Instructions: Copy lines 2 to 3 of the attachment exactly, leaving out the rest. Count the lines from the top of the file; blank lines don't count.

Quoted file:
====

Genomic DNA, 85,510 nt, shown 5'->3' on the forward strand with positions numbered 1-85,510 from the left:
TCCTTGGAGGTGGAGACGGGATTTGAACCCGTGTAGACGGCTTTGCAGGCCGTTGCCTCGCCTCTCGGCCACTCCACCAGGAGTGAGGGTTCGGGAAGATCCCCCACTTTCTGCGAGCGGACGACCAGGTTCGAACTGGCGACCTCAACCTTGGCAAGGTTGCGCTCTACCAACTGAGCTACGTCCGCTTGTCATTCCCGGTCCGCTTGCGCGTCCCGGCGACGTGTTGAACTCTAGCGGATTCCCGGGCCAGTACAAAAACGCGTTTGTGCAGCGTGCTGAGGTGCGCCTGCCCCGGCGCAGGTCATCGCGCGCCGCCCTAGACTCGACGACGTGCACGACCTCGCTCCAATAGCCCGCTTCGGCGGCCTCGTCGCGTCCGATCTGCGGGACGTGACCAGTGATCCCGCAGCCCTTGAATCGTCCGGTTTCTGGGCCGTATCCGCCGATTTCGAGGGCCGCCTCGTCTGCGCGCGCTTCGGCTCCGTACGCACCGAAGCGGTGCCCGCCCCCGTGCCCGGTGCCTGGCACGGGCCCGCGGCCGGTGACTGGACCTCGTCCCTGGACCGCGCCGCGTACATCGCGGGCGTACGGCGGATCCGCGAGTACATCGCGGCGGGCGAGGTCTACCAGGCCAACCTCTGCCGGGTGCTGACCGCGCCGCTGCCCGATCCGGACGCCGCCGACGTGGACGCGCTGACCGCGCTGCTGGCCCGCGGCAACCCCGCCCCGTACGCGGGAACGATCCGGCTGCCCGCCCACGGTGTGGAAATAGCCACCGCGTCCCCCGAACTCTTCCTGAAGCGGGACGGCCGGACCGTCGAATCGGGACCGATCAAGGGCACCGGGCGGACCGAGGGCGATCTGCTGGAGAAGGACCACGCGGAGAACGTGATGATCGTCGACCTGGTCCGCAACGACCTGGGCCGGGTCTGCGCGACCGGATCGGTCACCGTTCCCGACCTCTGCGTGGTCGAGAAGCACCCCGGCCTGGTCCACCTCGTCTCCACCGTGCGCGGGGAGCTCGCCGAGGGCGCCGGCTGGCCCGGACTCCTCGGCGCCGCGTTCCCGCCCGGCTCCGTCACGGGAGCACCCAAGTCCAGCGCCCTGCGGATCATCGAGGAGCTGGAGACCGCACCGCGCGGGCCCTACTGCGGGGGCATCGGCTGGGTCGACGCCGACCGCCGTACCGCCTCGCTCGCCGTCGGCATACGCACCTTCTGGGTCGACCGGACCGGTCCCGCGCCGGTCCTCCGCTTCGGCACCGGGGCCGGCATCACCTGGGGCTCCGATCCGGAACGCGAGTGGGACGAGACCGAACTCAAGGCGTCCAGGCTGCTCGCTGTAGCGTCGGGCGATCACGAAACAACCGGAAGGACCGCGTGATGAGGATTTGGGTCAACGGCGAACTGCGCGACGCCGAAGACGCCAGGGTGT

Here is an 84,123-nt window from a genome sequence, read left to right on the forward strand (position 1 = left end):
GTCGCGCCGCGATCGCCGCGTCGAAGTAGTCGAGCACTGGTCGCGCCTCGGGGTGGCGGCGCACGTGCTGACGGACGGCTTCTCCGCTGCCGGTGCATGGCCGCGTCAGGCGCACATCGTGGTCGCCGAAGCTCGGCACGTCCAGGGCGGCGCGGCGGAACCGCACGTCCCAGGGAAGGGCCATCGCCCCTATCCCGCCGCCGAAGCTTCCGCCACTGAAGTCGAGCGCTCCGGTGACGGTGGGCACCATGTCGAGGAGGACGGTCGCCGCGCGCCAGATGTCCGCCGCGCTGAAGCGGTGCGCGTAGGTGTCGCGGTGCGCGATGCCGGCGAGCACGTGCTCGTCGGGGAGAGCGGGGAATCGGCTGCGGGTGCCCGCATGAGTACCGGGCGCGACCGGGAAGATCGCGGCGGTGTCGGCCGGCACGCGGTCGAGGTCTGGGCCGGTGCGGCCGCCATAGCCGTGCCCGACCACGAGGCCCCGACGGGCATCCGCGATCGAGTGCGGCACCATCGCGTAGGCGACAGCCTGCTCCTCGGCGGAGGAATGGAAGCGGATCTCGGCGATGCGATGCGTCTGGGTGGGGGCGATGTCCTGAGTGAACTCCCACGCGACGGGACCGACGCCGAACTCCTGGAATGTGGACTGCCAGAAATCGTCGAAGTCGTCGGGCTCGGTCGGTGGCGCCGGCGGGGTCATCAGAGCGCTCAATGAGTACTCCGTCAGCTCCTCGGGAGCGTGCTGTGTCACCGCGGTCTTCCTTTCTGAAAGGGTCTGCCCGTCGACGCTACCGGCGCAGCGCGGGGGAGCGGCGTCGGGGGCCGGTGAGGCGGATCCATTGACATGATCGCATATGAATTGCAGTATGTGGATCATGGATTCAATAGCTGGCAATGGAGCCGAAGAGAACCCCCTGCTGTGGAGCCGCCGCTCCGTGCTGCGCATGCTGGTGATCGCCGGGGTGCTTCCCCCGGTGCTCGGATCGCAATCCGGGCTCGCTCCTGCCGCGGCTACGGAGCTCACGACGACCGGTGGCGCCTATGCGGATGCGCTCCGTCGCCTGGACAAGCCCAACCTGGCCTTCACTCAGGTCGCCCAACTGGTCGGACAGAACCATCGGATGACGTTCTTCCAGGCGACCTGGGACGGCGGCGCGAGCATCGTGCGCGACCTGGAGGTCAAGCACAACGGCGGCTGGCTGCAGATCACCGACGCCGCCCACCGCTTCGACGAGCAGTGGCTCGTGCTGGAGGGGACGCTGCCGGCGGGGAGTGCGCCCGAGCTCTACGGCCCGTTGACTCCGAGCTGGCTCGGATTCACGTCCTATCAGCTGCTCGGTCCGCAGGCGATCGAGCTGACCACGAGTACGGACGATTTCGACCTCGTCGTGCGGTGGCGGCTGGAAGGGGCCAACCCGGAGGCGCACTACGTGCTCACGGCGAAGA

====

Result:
TCCTTGGAGGTGGAGACGGGATTTGAACCCGTGTAGACGGCTTTGCAGGCCGTTGCCTCGCCTCTCGGCCACTCCACCAGGAGTGAGGGTTCGGGAAGATCCCCCACTTTCTGCGAGCGGACGACCAGGTTCGAACTGGCGACCTCAACCTTGGCAAGGTTGCGCTCTACCAACTGAGCTACGTCCGCTTGTCATTCCCGGTCCGCTTGCGCGTCCCGGCGACGTGTTGAACTCTAGCGGATTCCCGGGCCAGTACAAAAACGCGTTTGTGCAGCGTGCTGAGGTGCGCCTGCCCCGGCGCAGGTCATCGCGCGCCGCCCTAGACTCGACGACGTGCACGACCTCGCTCCAATAGCCCGCTTCGGCGGCCTCGTCGCGTCCGATCTGCGGGACGTGACCAGTGATCCCGCAGCCCTTGAATCGTCCGGTTTCTGGGCCGTATCCGCCGATTTCGAGGGCCGCCTCGTCTGCGCGCGCTTCGGCTCCGTACGCACCGAAGCGGTGCCCGCCCCCGTGCCCGGTGCCTGGCACGGGCCCGCGGCCGGTGACTGGACCTCGTCCCTGGACCGCGCCGCGTACATCGCGGGCGTACGGCGGATCCGCGAGTACATCGCGGCGGGCGAGGTCTACCAGGCCAACCTCTGCCGGGTGCTGACCGCGCCGCTGCCCGATCCGGACGCCGCCGACGTGGACGCGCTGACCGCGCTGCTGGCCCGCGGCAACCCCGCCCCGTACGCGGGAACGATCCGGCTGCCCGCCCACGGTGTGGAAATAGCCACCGCGTCCCCCGAACTCTTCCTGAAGCGGGACGGCCGGACCGTCGAATCGGGACCGATCAAGGGCACCGGGCGGACCGAGGGCGATCTGCTGGAGAAGGACCACGCGGAGAACGTGATGATCGTCGACCTGGTCCGCAACGACCTGGGCCGGGTCTGCGCGACCGGATCGGTCACCGTTCCCGACCTCTGCGTGGTCGAGAAGCACCCCGGCCTGGTCCACCTCGTCTCCACCGTGCGCGGGGAGCTCGCCGAGGGCGCCGGCTGGCCCGGACTCCTCGGCGCCGCGTTCCCGCCCGGCTCCGTCACGGGAGCACCCAAGTCCAGCGCCCTGCGGATCATCGAGGAGCTGGAGACCGCACCGCGCGGGCCCTACTGCGGGGGCATCGGCTGGGTCGACGCCGACCGCCGTACCGCCTCGCTCGCCGTCGGCATACGCACCTTCTGGGTCGACCGGACCGGTCCCGCGCCGGTCCTCCGCTTCGGCACCGGGGCCGGCATCACCTGGGGCTCCGATCCGGAACGCGAGTGGGACGAGACCGAACTCAAGGCGTCCAGGCTGCTCGCTGTAGCGTCGGGCGATCACGAAACAACCGGAAGGACCGCGTGATGAGGATTTGGGTCAACGGCGAACTGCGCGACGCCGAAGACGCCAGGGTGT

Here is an 84,123-nt window from a genome sequence, read left to right on the forward strand (position 1 = left end):